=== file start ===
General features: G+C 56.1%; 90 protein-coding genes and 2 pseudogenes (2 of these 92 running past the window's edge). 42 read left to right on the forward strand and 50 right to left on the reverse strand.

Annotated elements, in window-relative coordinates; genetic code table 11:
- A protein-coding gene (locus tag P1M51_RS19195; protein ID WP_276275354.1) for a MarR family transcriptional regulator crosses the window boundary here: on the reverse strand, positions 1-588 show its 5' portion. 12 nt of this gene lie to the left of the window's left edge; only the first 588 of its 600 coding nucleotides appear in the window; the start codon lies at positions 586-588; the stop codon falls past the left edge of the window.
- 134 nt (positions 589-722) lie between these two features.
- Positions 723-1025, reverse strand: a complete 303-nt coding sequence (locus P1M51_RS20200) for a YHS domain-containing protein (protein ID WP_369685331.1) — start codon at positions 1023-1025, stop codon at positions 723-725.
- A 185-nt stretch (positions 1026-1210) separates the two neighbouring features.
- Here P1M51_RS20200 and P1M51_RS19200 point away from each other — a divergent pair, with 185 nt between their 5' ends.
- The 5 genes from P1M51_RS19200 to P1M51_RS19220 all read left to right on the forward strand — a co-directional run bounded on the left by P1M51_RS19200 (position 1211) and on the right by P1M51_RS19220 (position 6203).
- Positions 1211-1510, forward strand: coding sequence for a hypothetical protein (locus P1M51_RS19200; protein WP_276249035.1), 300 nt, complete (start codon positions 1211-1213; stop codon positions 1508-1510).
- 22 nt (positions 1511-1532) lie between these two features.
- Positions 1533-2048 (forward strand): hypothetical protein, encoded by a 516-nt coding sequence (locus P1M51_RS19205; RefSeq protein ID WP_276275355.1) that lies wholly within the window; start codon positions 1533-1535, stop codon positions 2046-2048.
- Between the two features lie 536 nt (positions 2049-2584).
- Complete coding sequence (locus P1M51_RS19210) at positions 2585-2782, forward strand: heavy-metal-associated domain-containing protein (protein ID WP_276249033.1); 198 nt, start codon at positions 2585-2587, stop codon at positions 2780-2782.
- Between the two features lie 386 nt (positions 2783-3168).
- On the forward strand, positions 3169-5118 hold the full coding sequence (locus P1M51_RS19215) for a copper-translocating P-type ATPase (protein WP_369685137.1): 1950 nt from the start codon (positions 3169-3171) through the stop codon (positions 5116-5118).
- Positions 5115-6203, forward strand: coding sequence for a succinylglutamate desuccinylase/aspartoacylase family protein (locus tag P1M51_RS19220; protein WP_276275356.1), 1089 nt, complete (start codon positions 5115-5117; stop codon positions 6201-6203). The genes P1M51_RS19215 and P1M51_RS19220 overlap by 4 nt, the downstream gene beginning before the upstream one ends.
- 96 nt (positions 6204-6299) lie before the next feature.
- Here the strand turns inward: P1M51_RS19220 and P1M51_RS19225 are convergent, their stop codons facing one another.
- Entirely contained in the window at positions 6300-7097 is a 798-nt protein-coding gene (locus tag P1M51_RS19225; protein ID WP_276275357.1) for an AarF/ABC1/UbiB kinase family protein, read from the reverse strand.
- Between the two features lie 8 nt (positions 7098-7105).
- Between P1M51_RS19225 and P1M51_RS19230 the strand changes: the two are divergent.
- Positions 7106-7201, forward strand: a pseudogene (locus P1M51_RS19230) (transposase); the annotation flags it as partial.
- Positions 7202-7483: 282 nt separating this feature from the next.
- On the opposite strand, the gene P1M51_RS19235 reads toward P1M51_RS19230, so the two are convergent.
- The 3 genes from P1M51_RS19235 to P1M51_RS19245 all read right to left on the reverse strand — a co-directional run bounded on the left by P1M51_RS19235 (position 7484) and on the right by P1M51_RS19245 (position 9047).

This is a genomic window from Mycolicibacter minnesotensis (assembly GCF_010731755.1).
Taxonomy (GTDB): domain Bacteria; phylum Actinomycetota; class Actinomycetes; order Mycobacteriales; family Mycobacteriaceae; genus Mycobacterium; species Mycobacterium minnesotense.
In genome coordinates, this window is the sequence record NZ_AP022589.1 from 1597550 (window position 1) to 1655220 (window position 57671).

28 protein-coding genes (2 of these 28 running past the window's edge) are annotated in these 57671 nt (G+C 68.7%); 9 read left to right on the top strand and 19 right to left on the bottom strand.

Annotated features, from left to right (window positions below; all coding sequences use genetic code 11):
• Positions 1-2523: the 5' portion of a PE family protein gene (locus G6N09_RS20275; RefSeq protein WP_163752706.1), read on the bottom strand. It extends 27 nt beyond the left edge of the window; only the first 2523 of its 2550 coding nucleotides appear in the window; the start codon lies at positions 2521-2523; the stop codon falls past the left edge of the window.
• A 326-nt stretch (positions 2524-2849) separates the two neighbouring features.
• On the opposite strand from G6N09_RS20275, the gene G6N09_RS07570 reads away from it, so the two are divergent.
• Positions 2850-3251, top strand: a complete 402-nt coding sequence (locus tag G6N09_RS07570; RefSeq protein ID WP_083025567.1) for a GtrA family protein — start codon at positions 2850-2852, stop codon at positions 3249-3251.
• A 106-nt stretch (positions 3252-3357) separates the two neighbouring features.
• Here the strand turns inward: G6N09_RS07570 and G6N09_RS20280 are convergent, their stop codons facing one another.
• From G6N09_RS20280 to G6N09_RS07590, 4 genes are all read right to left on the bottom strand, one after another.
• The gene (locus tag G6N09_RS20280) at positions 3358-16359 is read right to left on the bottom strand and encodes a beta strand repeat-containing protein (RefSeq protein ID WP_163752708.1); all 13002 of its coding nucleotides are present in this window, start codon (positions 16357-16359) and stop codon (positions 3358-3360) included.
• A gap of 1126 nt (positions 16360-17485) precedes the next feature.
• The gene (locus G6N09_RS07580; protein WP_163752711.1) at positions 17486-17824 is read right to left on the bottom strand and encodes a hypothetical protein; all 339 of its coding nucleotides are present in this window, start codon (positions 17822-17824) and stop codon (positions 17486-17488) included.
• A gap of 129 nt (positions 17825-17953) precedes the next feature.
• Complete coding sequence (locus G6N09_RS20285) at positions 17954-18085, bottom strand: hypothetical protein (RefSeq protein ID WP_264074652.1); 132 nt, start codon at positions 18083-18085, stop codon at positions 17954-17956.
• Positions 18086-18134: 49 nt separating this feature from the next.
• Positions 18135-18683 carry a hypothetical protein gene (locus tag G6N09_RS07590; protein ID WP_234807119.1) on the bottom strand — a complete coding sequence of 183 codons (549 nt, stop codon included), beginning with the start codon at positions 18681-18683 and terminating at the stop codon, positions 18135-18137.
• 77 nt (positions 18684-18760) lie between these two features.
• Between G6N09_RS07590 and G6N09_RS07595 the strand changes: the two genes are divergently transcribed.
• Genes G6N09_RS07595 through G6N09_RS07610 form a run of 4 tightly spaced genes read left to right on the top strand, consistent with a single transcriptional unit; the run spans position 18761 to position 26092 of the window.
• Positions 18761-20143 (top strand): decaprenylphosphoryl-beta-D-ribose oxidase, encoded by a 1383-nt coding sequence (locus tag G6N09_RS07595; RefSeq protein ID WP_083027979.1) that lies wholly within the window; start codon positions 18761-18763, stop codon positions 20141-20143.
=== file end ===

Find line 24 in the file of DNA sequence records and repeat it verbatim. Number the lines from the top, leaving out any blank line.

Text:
- On the opposite strand, the gene P1M51_RS19235 reads toward P1M51_RS19230, so the two are convergent.